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The Night-lodging and the Day-dawn.

The Night-lodging and the Day-dawn.

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Published by: GLENN DALE PEASE on Mar 02, 2013
Copyright:Attribution Non-commercial


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THE NIGHT-LODGING AND THE DAY-DAWN.BY THEODORE L. CUYLERWHEN travelling in Palestine lastyear we occasionally came upon awayside khan. Before one of those rudeinns the traveller halts at the sunset, feedshis beasts, stretches himself on the floor,and in the cool dawn of the next morningsaddles his horse or mule and pushes onhis journey. This familiar custom was inthe Psalmist's mind when he wrote, " Weep-ing may endure for a night, but joy comethin the morning." This verse, literally trans-lated, would read, " In the evening sorrowlodgeth, and at the day-dawn cometh shout-ing." Sorrow is represented as only alodger for a night, to be succeeded by joyat the sunrising.148 THE NIGHT-LODGINGThis is a truthful picture of most frequentexperiences ; it is full of comfort to God'speople, and it points on to the gloriousdawn of heaven's eternal day, when thenight-watch of Hfe is over. Sorrow is oftenthe precursor of joy; sometimes it is soneedful, that unless we endure the one wecannot have the other. Some of us haveknown what it is to have severe sicknesslodge in our bodily tent, when every nervebecame a tormentor and every muscle ahighway for pain to course over. We layon our beds conquered and helpless. Butthe longest night has its dawn. At lengthreturning health began to steal in upon us,like the earliest gleams of morning lightthrough the window shutters. Never didfood taste so delicious as the first meal of which we partook at our own table. Neverdid the sunbeams fall so sweet and goldenas on that first Sabbath when we venturedout to church ; and no discourse ever tastedso like heavenly manna as the one our pas-AND THE DAY-DAWN. 1 49tor poured into our hungry ears that day.We sang the thirtieth psalm with melodyin the heart, and no verse more gratefully
than this one, " Sorrow may endure for anight, but joy cometh in the morning."Many a night of hard toil has been fol-lowed by the longed-for dawn of success.When we were weary with the rowing theblessed Master came to us on the wavesand cried out, "Be of good cheer; it is I."As soon as He entered the boat the skieslighted up, and presently the boat was inthe harbor. The history of every discov-ery, of every enterprise of benevolence,of every Christian reform, is the history of toil and watching through long discourage-ments. I love to read the narrative of Pal-issy the potter, of his painful struggles withadversity, of his gropings after the scien-tific truth he was seeking, and of his finalvictory. Sorrow and poverty and toillodged with that brave spirit for many aweary month, but at length came singing150 THE NIGHT-LODGINGand shouting. All Galileos and Keplersand Newtons have had this experience.All the Luthers and Wesleys who havepioneered great reformations, and all themissionaries of Christ who have ever in-vaded the darkness of paganism, have had"to endure night-work and watching beforethe hand of God opened to them the gates of the *' dayspring from on high." This is thelesson to be learned by us pastors, by theteachers in mission-schools, by colporteurs,and by every toiler for Christ and souls.*'We have toiled all night, and caughtnothing," exclaimed the tired and hungrydisciples. Then in the early gray of t'hedaybreak they espied their Master on thebeach ; the net is cast on the right side of the ship, and it swarms with fish enoughto break its meshes. Nearly every revivalseason I have ever passed through in mychurch has been on this same fashion.Difficulties and discouragements have sentus to our knees, and then we have beenAND THE DAY-DAWN, 151surprised by the advent of the Master ingreat power and blessing. God tests Hispeople before He blesses them. The nightis mother of the day; trust through the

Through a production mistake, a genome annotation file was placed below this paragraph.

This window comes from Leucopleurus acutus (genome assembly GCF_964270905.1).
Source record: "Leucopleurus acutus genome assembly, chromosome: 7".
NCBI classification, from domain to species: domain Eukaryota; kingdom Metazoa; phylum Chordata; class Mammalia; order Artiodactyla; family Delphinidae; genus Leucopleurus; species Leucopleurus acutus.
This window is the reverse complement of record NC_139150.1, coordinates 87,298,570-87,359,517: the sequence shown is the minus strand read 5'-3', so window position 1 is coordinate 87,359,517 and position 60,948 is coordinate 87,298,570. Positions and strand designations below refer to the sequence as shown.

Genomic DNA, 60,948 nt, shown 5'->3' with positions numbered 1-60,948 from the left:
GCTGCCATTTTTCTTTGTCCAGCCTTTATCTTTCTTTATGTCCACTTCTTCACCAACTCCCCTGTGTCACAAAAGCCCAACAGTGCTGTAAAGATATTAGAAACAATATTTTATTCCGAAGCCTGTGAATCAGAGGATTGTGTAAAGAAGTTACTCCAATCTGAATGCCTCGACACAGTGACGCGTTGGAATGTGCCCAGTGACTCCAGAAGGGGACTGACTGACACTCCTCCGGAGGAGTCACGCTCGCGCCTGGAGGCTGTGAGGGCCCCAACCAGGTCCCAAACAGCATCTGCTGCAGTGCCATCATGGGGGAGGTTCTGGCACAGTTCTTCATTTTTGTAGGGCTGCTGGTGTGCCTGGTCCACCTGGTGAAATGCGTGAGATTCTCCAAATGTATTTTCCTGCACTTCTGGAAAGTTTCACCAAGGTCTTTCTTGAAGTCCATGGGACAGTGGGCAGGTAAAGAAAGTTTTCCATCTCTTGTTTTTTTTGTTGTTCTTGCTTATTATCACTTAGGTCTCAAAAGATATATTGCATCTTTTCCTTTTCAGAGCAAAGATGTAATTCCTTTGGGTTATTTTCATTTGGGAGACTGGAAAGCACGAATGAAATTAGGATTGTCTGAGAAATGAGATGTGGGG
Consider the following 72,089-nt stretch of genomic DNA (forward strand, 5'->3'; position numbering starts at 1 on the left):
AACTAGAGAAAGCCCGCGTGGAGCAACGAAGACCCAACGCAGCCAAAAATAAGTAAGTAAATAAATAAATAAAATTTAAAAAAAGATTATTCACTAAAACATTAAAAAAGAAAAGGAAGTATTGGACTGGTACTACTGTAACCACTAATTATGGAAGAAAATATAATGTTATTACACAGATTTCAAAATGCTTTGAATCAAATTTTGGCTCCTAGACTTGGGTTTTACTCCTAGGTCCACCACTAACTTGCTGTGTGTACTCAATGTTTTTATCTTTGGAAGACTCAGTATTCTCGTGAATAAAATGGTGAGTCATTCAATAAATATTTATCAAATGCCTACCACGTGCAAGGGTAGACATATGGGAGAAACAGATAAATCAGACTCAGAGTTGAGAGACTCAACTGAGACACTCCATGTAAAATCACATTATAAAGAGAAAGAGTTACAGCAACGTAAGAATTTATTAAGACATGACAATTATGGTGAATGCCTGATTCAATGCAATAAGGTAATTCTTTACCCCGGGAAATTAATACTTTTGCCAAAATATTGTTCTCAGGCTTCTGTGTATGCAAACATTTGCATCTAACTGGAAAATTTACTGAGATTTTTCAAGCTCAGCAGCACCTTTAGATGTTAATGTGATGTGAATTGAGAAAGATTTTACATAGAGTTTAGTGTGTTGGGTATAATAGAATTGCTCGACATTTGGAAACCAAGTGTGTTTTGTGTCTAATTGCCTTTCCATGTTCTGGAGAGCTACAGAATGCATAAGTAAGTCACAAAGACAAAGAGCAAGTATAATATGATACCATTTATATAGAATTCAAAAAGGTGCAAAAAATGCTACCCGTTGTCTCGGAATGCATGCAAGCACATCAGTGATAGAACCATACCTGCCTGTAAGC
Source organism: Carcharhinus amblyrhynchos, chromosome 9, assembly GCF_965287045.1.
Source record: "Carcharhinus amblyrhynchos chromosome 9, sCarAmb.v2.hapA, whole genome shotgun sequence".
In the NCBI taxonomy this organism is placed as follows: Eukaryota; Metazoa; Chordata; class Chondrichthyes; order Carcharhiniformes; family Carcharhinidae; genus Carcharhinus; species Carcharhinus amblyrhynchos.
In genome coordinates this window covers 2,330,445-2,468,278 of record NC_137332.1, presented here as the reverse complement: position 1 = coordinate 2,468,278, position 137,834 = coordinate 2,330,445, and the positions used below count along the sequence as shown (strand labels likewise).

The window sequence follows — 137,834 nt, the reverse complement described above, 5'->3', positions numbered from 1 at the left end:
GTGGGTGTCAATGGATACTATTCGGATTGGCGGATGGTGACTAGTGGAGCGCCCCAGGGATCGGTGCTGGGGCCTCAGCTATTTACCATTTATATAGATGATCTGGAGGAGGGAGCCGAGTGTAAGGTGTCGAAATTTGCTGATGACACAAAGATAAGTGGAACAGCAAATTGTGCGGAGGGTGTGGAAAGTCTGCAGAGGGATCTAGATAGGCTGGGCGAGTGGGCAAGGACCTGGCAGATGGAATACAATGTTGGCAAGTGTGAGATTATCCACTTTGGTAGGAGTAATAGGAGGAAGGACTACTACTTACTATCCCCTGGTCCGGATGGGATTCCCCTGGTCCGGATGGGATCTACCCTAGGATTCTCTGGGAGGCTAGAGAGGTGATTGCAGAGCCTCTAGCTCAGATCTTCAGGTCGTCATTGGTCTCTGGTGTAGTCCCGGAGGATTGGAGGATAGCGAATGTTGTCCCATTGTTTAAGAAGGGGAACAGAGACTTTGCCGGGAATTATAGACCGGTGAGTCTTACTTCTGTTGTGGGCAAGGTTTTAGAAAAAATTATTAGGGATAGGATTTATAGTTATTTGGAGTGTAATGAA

dark brings triumph in the dawn.Precisely similar are the deepest andrichest experiences of many a regeneratedsoul. The sorrows of penitence were theprecursors of the joys of pardon. I haveknown a convicted sinner to endure thepangs of contrition when no small tempestlay upon him and no sun or stars appeared ;his soul was in the horror of a great dark-ness. To such distressed hearts God oftensends a flood of relief and joy as suddenas the light that poured on Saul of Tarsus.To others conversion has been a slower,gentler process. Like the gradual com-ing of the dawn, ù as we have witnessed itfrom a railway car or from a mountainsummit, ù darkness has slowly given placeto steel-gray, and the steel-gray to silver,the silver has reddened into ruddy gold, and152 THE NIGHT-LODGINGall has developed so quietly and steadilythat we could not fix the precise birth-moment of the day. Thousands of trueChristians cannot fix the precise date of their conversion. But the dawn of hopeand new life really begins when the mercyof Jesus Christ is rightly apprehended, andthe soul begins to see and to follow Him." 'T is midnight with my soul till He,Bright Morning Star, bids darkness flee."Those who suffer the sharpest sorrowfor their own sinfulness and guilt, and arebrought into the deepest self-loathing, arecommonly those who are the most thor-oughly converted. The height of their joy is proportioned to the depth of theirdistress. Christ is all the more preciousto them for having painfully felt the needof Him. The dawn of their new hopehas been unmistakably from heaven, andtheir after pathway has shone brighter andbrighter to the perfect day.AND THE DAY-DAWN. 1 53One other truth ù the most ineffably glo-rious of all ù is illustrated by this simile of the night-lodging in the khan. The earth-ly life of God's children is only a mere

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